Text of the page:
“It’s clichéd, but I’m just trying to live this day,” Cecchini said before his debut. “It’s a big day for me and my family and I’m excited to be here.”
To make room for him, the Sox sent righthanded reliever Alex Wilson, who threw two innings Saturday night, to Pawtucket.
When plate umpire D.J. Reyburn initially made the strike call on a 2-1 fastball from the Rays’ Erik Bedard that was well off the plate, Pedroia made sure to let Reyburn know he disagreed.
“No it’s not,” Pedroia said as soon as Reyburn made the call in the third inning.
Then he went on with his at-bat, fouling off another pitch before catching some tough luck on a hard-hit ground out to shortstop.
But apparently, the pitch was still irking Pedroia after David Ortiz struck out to end the inning, and between frames, Pedroia still had words for Reyburn.
Those words ultimately led to Pedroia’s ejection.
“Basically, I was coming out for the next inning and he was staring over at me and I said, ‘That’s not a strike,’ and he threw me out,” Pedroia said. “That happens. I was obviously frustrated because at that point in the game, you have at-bats with guys in scoring position and, obviously, one pitch can change the at-bat. So, it happens.”
Pedroia said he didn’t expect the hook to come so quickly.
“I never try to show the umpires up,” Pedroia said. “When I disagree with a pitch at the time, I try to put my head down so people can’t tell if I’m talking to him or whatever. It happens.”
Farrell came out to talk to Reyburn and defend Pedroia.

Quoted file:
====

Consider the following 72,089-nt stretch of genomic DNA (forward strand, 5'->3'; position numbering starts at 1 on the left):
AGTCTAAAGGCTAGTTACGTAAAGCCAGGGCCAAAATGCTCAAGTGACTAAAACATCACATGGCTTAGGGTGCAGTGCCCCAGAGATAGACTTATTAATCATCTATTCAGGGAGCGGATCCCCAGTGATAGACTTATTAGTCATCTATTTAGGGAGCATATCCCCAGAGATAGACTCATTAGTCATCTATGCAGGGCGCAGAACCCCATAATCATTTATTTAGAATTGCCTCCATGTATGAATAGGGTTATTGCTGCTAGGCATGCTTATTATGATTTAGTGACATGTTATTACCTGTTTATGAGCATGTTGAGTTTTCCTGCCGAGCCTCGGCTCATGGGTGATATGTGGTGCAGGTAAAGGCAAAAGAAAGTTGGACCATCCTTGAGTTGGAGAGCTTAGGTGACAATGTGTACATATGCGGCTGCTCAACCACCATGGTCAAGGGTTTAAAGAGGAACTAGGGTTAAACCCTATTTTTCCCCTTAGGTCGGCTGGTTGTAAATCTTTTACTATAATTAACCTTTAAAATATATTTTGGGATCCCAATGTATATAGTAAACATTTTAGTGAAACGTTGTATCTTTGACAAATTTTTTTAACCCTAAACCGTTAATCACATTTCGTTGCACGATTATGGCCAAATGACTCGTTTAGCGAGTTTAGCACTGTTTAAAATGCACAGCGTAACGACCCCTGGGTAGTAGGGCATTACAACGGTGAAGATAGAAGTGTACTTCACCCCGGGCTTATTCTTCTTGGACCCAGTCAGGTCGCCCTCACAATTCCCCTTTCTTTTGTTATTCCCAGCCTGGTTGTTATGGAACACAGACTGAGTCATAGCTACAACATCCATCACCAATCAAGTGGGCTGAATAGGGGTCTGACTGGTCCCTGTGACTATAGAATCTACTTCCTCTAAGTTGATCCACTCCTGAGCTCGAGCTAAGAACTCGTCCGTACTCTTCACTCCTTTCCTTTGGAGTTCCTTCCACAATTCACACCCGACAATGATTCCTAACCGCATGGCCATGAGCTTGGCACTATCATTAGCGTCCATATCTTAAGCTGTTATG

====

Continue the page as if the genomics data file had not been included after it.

“He had a pitcher’s strike zone,” Farrell said. “Dustin took exception to the second strike in that particular at-bat, probably said one too many things when he came back for defense the following inning, and spent the rest of the day in the clubhouse.”
Pedroia’s season-high 19-game on-base streak ended with him going hitless in two at-bats.
Fit for return
Drew went 1 for 3 with a double in the last game of his minor league assignment with Pawtucket.
Farrell said he isn’t concerned about how Drew will fit in with the Sox having gotten into a groove over the past week.
“When Stephen comes to us, we’ve said many times, he’s coming back to play shortstop for us,” Farrell said. “He gives us another very good major league player on our roster. But, evident by putting Brock Holt at first base today, we’re going to find ways to keep him on the field.”
Drew hit .253 with 13 home runs, 67 RBIs, and a .333 on-base percentage a year ago for the Sox.
“He’s just going to add depth,” said outfielder Jonny Gomes. “You can’t have enough depth. He can move around, he can start and get one of these guys off the bench. It’s going to bring another bat in and it’s going to bring some more defense. So I’m excited to have him.”
First baseman Mike Napoli (dislocated left ring finger) is scheduled to go through a simulated game on Monday in Cleveland, spend the next three to four days taking live batting practice, and is expected to return from the 15-day disabled list by Sunday, Farrell said. “He feels like he’s turning the corner with a lot of the ailments he was dealing with,” the manager said . . . Righthander Clay Buchholz will throw a simulated game Monday . . . Lefthander Felix Doubront has thrown two bullpen sessions, but there is no planned date for a rehab assignment, Farrell said . . . Third baseman Will Middlebrooks is regaining full range of motion in his fractured right index finger and will begin baseball activities soon, Farrell said.